By Allison Campbell-Jensen
Old books attract John-Ivan Palmer, for the poetry and prose inside, and for traces left by time and previous readers, from notes in the margins to the scent and feel of 100-year-old paper and bindings.
Sometimes books contain surprises. Like that copy of “Seven Storey Mountain” he bought at a library book sale: He wasn’t sure if he would enjoy reading it but he did, keeping with the autobiography of American mystic Thomas Merton until the end. As he turned the last page, a $100 bill fell out of the book: a bonus!
Also a talented writer, Palmer (also known as John-Ivan Pyle) has unexpected gifts for the readers of his latest book, “Master of Deception: A son searches for his father in the house of illusion.” (Available as an e-book for the University community, via the Libraries.)
His nearly school-free vagaries of life on the road as a “show-business kid,” reveal a few tricks — for instance, how the author learned to write with his right and left hands, backwards and forwards, at the same time. And so much more: This compelling memoir has appeal far beyond those who are fans of magic.
Settled in the Twin Cities
Now living in Minneapolis’s Tangletown neighborhood, Palmer and his wife’s home faces the sidewalk atop a rocky bluff face seemingly lifted from the St. Croix River Valley. The creation reflects his life-long love of rocks and geology — another field in which he’s gained expertise despite never finishing high school, nor any of the three universities he attended.
Joel Van Valin, editor of the Minneapolis-based literary journal Whistling Shade, has published many of Palmer’s pieces. The works include essays about how — without microphones — Greek orators and 19th-century speakers made themselves heard by hundreds or thousands of people; the scams perpetrated by people who claim to live off only air; and first-person reportage on the dangers of Guatemala in the 1990s. Palmer also has been honored with a Pushcart Prize for fiction, and has been published internationally.
Palmer’s connection to the Libraries
As a writer and researcher, Palmer has long been a member of the Friends of the University of Minnesota Libraries, so he could have access and borrowing privileges to the University collections. He has used these materials in numerous writing projects, both fiction and non-fiction.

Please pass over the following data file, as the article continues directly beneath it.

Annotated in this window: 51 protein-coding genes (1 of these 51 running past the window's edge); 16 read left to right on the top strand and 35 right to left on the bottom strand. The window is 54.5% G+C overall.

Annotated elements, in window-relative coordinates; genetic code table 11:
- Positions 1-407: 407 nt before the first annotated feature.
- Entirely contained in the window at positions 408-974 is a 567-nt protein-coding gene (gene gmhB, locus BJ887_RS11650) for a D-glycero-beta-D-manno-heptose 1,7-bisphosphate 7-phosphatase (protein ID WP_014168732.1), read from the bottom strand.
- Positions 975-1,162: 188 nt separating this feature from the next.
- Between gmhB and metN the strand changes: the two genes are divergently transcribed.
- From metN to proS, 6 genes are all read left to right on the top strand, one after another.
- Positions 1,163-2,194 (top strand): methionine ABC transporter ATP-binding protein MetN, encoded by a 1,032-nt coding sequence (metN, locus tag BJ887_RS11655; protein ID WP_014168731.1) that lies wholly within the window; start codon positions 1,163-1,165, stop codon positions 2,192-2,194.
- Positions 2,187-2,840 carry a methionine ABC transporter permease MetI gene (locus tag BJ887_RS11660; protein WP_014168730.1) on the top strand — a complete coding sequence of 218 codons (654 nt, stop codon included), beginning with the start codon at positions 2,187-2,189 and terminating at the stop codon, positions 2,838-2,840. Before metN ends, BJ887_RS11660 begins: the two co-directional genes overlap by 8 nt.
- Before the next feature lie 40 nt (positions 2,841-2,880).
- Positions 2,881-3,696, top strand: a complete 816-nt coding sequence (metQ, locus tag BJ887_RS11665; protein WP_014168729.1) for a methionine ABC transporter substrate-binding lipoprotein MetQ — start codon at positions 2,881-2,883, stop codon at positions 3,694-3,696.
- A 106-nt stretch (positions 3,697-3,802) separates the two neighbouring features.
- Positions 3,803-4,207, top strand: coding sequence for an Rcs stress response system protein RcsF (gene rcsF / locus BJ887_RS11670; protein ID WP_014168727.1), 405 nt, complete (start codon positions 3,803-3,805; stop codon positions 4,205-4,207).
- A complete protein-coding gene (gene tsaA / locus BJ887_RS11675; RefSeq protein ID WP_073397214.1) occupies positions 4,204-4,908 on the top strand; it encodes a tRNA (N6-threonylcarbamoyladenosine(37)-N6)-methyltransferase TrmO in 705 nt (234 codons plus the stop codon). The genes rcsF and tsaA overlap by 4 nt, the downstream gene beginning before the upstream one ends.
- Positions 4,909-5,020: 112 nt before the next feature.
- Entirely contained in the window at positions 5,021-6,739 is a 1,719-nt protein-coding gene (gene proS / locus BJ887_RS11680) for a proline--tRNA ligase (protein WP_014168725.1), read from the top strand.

The Archives and Special Collections in the Elmer L. Andersen Library, he says, have “been a fruitful source of arcane information, such as details on 1950s trailer hitches or WWI Croatian draft dodgers (for my memoir, ‘Master of Deception’), works by Ronald Firbank and William Ellory Leonard for my novel ‘Motels of Burning Madness,’ and the training techniques of Greek and Roman orators for an article on the unamplified voice.”
Van Valin says: “He writes about the darker aspects of the mind,” such as the lives of male strippers (at the height of Chippendales’ popularity), and views “backstage” of massage parlors. Palmer grew up differently than most, Van Valin adds. “His people were kind of rovers,” he says. “They traveled for a living.” The nomadic lifestyle stalled for a time in New Brighton, when Palmer was a young teen and his family had their own house — of a sort and for a while.
Under the lights
Palmer depicts in “Master of Deception” how he came to take up his father’s field — albeit as a solo operator, with no lovely assistant, nor any rabbits.
“The work he does, he travels light,” says friend Jerry Martin, who for his own magic act mastered juggling.
Palmer hypnotizes small groups of people, performs feats of memorization, and sometimes mesmerizes folks. “When I can get susceptible subjects on stage,” Palmer says, “it is the nature of consciousness that it can be manipulated to an absurd degree.”
His performances are outlined on comedypro.com: “Surprises happen quickly when John-Ivan Palmer takes control of the program. Before you know it you are in the twilight world of mental enigmas all performed through scientific means — power of suggestion, misdirection, close observation, disguised influence.”
He is disarming on stage and charming in person.
“He’s a classy guy,” Martin says. In conversation, he might seem reserved. “But he’s always listening,” Martin adds. “He’s the quiet person who has been tracking every second.”
Though his bookings for comedic mass hypnosis sank for a time during the worst of the pandemic, and the audience for live entertainment was undercut by television decades ago, Pyle has created a career as a hypnotist, a “mind reader,” and a talented writer of creative nonfiction.